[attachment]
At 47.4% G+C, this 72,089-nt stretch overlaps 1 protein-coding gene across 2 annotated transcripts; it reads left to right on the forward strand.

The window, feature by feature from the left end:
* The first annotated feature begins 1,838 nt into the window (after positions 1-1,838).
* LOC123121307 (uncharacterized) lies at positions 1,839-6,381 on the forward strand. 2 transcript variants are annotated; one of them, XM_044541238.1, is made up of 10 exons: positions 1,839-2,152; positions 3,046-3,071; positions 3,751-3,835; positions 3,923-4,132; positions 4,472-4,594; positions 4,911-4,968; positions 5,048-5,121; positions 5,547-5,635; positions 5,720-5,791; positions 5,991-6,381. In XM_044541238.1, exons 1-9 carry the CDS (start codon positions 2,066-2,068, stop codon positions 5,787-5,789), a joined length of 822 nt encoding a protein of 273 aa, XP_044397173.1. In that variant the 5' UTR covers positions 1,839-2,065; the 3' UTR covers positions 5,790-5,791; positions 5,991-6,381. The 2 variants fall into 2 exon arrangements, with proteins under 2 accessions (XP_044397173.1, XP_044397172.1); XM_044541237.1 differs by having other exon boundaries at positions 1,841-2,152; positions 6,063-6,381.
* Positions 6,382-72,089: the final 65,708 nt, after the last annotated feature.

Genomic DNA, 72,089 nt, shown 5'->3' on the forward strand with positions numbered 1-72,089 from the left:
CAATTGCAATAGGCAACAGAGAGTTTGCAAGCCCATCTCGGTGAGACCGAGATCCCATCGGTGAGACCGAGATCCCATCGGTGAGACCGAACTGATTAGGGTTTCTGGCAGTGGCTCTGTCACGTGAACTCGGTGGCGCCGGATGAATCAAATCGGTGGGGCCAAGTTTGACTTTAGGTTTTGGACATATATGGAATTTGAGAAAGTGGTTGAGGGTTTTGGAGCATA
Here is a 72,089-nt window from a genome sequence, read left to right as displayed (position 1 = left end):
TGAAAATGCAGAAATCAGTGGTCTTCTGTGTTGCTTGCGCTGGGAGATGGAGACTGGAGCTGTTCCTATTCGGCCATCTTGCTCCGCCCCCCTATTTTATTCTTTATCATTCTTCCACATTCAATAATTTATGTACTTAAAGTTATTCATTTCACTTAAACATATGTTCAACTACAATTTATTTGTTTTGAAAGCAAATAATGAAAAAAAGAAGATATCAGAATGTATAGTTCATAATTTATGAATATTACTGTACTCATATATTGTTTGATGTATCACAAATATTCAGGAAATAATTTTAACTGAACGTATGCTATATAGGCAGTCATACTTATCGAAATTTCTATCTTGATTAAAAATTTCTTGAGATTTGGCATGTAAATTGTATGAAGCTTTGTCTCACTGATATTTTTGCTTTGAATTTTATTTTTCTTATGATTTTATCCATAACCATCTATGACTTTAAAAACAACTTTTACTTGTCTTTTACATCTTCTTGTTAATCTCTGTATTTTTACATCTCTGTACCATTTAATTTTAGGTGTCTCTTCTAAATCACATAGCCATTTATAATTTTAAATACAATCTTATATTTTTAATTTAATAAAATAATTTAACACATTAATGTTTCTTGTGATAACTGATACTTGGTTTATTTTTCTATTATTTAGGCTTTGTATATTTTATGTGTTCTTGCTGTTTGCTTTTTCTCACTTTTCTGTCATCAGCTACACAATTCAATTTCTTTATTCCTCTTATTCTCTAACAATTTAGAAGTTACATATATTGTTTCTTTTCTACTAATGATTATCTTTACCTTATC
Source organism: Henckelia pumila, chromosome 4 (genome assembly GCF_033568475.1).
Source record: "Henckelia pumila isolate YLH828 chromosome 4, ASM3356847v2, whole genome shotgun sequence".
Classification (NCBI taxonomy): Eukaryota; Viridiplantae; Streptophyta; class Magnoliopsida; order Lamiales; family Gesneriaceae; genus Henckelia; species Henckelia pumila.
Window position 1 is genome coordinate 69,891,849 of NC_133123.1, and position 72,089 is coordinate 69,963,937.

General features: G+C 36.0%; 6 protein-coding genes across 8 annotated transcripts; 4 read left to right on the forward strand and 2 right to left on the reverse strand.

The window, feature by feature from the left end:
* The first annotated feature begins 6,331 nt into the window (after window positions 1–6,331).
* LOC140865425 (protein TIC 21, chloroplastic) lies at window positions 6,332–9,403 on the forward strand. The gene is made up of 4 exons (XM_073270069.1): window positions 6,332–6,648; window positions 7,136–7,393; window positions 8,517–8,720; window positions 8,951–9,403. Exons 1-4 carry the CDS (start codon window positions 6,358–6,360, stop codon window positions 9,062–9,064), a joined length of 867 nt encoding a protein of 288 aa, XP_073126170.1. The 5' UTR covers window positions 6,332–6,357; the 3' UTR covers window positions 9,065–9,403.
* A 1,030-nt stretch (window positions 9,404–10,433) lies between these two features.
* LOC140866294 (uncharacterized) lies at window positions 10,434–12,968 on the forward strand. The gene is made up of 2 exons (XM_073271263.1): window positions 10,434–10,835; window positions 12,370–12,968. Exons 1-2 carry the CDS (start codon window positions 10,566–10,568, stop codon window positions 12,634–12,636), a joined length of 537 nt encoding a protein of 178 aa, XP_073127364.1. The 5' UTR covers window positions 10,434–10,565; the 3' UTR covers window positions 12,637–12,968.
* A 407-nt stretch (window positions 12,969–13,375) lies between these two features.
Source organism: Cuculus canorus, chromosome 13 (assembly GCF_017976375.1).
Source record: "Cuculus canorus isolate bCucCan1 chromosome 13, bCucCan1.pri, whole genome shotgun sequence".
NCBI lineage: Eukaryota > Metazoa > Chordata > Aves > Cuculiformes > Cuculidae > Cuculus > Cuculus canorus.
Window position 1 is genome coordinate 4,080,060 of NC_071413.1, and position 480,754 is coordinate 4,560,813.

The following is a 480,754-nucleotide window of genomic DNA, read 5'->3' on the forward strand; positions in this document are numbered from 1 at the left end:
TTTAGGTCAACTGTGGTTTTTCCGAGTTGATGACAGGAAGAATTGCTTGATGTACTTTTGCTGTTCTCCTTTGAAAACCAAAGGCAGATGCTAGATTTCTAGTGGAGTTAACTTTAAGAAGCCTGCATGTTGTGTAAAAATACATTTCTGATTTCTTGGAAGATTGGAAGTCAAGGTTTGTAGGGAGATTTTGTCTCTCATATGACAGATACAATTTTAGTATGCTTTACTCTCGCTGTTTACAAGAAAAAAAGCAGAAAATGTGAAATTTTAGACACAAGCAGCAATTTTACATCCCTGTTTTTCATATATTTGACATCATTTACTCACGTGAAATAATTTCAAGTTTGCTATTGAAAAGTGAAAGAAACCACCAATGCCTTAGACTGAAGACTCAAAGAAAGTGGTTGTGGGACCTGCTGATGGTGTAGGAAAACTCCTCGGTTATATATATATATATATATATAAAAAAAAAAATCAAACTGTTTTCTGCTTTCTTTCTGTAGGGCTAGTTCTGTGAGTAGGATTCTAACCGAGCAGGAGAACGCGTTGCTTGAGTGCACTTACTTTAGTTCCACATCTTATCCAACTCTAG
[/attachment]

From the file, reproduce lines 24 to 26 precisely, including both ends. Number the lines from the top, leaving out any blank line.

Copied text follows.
Window position 1 is genome coordinate 4,080,060 of NC_071413.1, and position 480,754 is coordinate 4,560,813.

The following is a 480,754-nucleotide window of genomic DNA, read 5'->3' on the forward strand; positions in this document are numbered from 1 at the left end:
TTTAGGTCAACTGTGGTTTTTCCGAGTTGATGACAGGAAGAATTGCTTGATGTACTTTTGCTGTTCTCCTTTGAAAACCAAAGGCAGATGCTAGATTTCTAGTGGAGTTAACTTTAAGAAGCCTGCATGTTGTGTAAAAATACATTTCTGATTTCTTGGAAGATTGGAAGTCAAGGTTTGTAGGGAGATTTTGTCTCTCATATGACAGATACAATTTTAGTATGCTTTACTCTCGCTGTTTACAAGAAAAAAAGCAGAAAATGTGAAATTTTAGACACAAGCAGCAATTTTACATCCCTGTTTTTCATATATTTGACATCATTTACTCACGTGAAATAATTTCAAGTTTGCTATTGAAAAGTGAAAGAAACCACCAATGCCTTAGACTGAAGACTCAAAGAAAGTGGTTGTGGGACCTGCTGATGGTGTAGGAAAACTCCTCGGTTATATATATATATATATATATAAAAAAAAAAATCAAACTGTTTTCTGCTTTCTTTCTGTAGGGCTAGTTCTGTGAGTAGGATTCTAACCGAGCAGGAGAACGCGTTGCTTGAGTGCACTTACTTTAGTTCCACATCTTATCCAACTCTAG